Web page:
The sophistication and breadth of repo data is growing to support electronic trading, internal processing, government oversight, and a range of investment models worldwide. A new white paper from Finadium, Building Out Repo Data for New industry Needs, is a deep dive on the sources and uses of US repo data, including a look at future requirements. Get the report here.
The diverse US repo market generates substantial data points across electronic and manual, CCP and tri-party, and bilateral self-settled markets. However, there is as yet no golden source of data that the market can refer to for common agreement on CUSIP-level activity. As the use of repo data expands across repo desks, treasury, operations and the broader investment market, and new sources of repo data emerge, a structured, organized dataset that captures multiple US repo market segments will be essential for industry growth and regulatory comfort.
The next few years are expected to see a growth in digitization, automation, and maturity in the capital markets industry, and repo will be part of this evolution. The needs for repo data could extend far beyond what the market sees today as repo inputs are used for a variety of buy-side and sell-side analytics, not to mention smart contracts and digital ledger representations of physical repo transactions. It is difficult to imagine just how broad this expansion could reach, but a look at what is happening today seems almost exponential compared to the use of repo data just a few years ago.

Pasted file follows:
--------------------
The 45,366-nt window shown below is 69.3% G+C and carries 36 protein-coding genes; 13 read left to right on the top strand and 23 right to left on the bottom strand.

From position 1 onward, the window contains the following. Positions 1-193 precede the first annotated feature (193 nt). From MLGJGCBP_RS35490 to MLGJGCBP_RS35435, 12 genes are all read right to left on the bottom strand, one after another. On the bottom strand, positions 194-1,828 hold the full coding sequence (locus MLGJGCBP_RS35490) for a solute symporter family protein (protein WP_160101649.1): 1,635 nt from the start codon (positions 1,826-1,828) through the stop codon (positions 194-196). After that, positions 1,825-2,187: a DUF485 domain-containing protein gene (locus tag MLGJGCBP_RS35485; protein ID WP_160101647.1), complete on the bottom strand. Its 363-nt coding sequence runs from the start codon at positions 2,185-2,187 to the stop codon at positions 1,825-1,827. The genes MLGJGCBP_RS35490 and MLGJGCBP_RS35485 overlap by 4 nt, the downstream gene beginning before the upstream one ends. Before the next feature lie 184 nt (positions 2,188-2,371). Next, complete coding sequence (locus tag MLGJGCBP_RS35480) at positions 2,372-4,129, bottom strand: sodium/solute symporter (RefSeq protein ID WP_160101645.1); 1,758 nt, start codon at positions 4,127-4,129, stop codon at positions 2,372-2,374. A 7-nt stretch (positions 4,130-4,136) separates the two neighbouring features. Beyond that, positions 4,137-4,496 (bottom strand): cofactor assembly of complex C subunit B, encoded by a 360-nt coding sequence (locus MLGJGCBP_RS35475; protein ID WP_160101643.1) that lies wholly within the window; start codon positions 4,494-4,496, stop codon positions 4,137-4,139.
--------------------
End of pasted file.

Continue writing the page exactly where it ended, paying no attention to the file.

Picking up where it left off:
The growth of electronic trading platforms and post-trade electronic processing is driving a need for data and producing more data in return. While client pricing on high value trades is still dependent on relationships, a new element of commoditization has become a healthy part of the business, including pricing based on whether the transaction is processed bilaterally or novated on a CCP. Better data leads to better automated decision making and becomes a virtuous cycle: structured repo datasets encourage electronic trading and the use of clearing and settlement utilities, which in turn helps improve data for pricing, risk management, and liquidity.
Going forward, the market will need not just more data, but well structured, organized datasets that all participants can agree on as a true representation of the US repo markets.
The full report, Building Out Repo Data for New industry Needs, is available at https://finadium.com/wp-content/pdfs/finadium-dtcc-building-out-repo-data.pdf
This report was prepared in collaboration with DTCC Data Services.